Worrying about our children never stops as parents. When they are little you worry about them hitting milestones (you know when are they going to sit up/crawl/walk/talk?) and every little bug they pick up has you scared silly. As your child grows up the worries become more complex and there’s school, friendships, puberty and plenty more tricky things to think about such as cyber issues.
I think though that there are other potential problems that run the risk of being missed because as parents we worry about potential issues, rather than ones that might be affecting our children right now.
Across Britain people are giving up on dairy products because they think it’s good for their health. Many office fridges now stock a bewildering range of non-dairy alternatives. It’s one thing fully grown adults succumbing to a dietary fad because they think they might have food intolerance, but it’s concerning when children, especially teenage girls are doing the same. It’s a real worry as those years of teenage growth and development are the time when they need nutrients most. Results of a survey among 2,000 UK adults, including over 1,00 parents, showed that almost 1 in 5 teenage girls aged 13-19 are drinking less milk than two years ago, and 1 in 6 have cut it out of their diets altogether.
Sophie Medlin, leading dietitian and lecturer in Nutrition and Dietetics at King’s College London, suggests that this is a result of fad diets, presumed intolerances and a preference for what they perceive are ‘healthier’ plant-based alternatives. She predicts a generational health crisis of osteoporosis and poor health in the future should this trend continue. She explains that: “Many are completely unaware the majority of calcium needed for good bone health is stored in the body during your early years, and your opportunity for strengthening bones ends after the age of 30. Iodine is also critical for a functioning metabolism and proper growth and development. Cows’ milk is one of the richest sources of both in the UK diet.”
As many as a fifth (19%) of teenage girls surveyed blamed an intolerance to lactose for their avoidance of cows’ milk. However, the Food Standards Agency reports that the actual proportion of population who suffer from true lactose intolerance is as low as 5% – meaning there could be something else at play. Now there’s new clinical research published in the UK Nutrition Journal which suggests an alternative cause for those who report issues with dairy: it could be the A1 protein found in most milk on sale in the UK which is triggering their symptoms, not the lactose. A simple switch to a cows’ milk that is naturally free-from the A1 protein, such as a2 Milk™, could be the answer for these teenagers.
Sophie Medlin says: “A number of people misdiagnose themselves with lactose intolerance when there is some evidence that it could be intolerance to the A1 milk protein. There is an increasing body of research to show that those who previously thought they couldn’t drink milk because of lactose, may be able to tolerate milk containing only the A2 protein. I would always prefer to recommend a dairy milk over a calcium fortified alternative due to the abundance of nutritional benefits that are particularly pertinent to the health of teenagers.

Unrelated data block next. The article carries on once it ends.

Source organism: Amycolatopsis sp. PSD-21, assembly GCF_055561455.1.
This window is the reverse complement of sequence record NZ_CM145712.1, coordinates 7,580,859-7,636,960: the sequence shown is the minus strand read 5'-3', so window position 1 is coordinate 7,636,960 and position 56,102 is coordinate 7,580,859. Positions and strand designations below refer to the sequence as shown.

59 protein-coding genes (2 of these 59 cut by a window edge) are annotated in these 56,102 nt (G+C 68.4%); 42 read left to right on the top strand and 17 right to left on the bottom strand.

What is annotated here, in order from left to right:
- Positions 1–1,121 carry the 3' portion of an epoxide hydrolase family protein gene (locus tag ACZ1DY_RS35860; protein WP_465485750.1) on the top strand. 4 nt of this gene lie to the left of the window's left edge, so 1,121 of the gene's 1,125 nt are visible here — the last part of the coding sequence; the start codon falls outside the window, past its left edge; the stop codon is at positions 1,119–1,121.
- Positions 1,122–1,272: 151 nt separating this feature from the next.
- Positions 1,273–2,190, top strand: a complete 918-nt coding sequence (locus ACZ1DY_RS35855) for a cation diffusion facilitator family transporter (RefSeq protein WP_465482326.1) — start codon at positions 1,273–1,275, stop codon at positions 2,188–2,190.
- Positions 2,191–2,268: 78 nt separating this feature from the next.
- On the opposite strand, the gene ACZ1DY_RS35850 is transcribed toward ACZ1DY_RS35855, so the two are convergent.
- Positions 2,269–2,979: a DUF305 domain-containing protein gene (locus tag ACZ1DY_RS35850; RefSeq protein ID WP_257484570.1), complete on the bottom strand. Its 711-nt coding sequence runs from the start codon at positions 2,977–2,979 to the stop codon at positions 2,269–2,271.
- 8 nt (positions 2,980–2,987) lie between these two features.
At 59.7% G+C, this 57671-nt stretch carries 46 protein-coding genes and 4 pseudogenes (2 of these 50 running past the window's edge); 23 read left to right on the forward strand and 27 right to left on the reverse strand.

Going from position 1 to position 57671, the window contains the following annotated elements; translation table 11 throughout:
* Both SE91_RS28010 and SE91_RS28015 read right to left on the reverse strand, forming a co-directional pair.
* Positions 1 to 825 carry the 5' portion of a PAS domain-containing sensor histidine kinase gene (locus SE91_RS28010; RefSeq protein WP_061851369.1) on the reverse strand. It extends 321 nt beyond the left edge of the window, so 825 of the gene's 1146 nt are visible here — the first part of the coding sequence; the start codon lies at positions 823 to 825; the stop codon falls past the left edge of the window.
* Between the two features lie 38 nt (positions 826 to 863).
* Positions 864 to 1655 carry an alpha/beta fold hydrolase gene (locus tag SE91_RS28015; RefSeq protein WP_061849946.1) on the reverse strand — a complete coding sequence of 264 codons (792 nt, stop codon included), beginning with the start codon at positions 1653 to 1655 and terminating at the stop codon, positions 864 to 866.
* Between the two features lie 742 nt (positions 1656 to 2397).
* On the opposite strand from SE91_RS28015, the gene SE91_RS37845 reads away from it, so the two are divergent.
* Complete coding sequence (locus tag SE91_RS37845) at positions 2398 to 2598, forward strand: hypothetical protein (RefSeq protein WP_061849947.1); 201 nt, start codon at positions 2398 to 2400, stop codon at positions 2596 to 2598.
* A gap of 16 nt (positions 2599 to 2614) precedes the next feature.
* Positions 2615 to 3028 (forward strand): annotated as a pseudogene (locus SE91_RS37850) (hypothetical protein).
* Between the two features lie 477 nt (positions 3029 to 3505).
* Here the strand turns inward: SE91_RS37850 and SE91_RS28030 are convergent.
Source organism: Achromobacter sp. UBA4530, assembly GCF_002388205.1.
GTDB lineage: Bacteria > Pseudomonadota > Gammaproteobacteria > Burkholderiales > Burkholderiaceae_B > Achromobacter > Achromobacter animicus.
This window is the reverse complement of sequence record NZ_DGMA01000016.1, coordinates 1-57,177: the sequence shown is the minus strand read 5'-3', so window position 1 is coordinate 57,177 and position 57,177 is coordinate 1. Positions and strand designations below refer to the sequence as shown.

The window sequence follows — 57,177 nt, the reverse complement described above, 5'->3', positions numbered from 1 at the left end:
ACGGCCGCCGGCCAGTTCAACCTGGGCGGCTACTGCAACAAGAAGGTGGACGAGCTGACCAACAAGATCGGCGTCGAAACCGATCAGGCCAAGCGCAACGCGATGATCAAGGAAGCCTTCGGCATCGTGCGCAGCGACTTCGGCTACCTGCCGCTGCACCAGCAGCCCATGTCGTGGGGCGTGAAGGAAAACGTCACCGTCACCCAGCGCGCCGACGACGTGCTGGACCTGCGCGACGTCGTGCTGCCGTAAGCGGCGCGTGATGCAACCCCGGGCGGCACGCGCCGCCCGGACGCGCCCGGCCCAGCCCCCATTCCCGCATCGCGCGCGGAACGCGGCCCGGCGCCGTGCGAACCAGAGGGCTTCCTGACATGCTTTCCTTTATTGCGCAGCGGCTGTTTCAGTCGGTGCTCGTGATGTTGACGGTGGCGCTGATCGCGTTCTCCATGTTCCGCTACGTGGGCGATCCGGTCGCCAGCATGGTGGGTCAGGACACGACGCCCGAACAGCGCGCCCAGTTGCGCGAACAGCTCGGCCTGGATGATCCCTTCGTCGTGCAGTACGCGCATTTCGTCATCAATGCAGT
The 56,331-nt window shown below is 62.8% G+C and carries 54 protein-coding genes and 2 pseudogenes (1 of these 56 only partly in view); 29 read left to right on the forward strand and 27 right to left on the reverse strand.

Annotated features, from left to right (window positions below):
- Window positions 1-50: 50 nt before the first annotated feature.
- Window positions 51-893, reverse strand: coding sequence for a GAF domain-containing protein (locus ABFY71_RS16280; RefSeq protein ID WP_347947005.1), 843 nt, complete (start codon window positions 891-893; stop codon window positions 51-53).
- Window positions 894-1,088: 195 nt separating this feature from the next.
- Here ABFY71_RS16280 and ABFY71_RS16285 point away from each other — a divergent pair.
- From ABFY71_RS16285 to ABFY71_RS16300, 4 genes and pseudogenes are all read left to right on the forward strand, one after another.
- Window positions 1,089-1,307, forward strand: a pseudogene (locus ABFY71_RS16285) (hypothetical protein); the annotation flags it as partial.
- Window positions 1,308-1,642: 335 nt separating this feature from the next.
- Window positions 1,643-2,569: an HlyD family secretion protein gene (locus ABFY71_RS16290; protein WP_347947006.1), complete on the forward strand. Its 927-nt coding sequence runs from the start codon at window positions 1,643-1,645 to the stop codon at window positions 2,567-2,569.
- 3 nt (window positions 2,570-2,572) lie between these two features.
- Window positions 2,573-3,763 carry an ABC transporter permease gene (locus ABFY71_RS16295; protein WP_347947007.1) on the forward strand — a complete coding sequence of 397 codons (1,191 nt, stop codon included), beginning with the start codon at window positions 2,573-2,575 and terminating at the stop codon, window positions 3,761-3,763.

It’s quite a worry that only 16% of 18-35 year olds who had given up cows’ milk had done so as a result of talking to a health care professional such as a dietitian or a GP. This compared to a as many as 41% of that age group who said that friends and family, celebrities, bloggers and social media were their influences for such an important dietary change. It’s so easy to be drawn in by attractive images and personal recommendations without considering the full facts. If there’s been no medical involvement, there probably hasn’t been any dietary advice either.
This latest research showed that out of the teenage girls who had ditched dairy, 1 in 5 (21%) said it was because they prefer alternative drinks such as almond milk, or think they are healthier than the real thing – but this could not be further from the truth. Often, these drinks are filled with a long line of additives and emulsifiers, as well as artificial nutrients that are not easily absorbed by the body. And some almond milks can contain only 2% almonds, which sounds like precious little to me. Many survey respondents aged 18-35 (25%) choose the least nutritionally beneficial alternative – coconut milk. The average carton of coconut milk contains nearly twice as much fat as other alternatives and over five additives.
When I was growing up we had milk provided at school during the infants to help us as we grew and developed and there was outcry when it was stopped for junior school children. There was a reason for that as it’s a great way of getting the calcium and iodine that your body needs as it grows. I think we as parents need to do our research into what a child is giving up, if they decide to cut out a food group from their diet. Certainly l am more aware of the issues now and I’m more skeptical about the alternatives.
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Disclosure: This post is in association with a2 Milk™. a2 Milk™ is not suitable for people with cows’ milk protein allergy. If you have been medically diagnosed with any milk intolerance, seek advice from your doctor before use.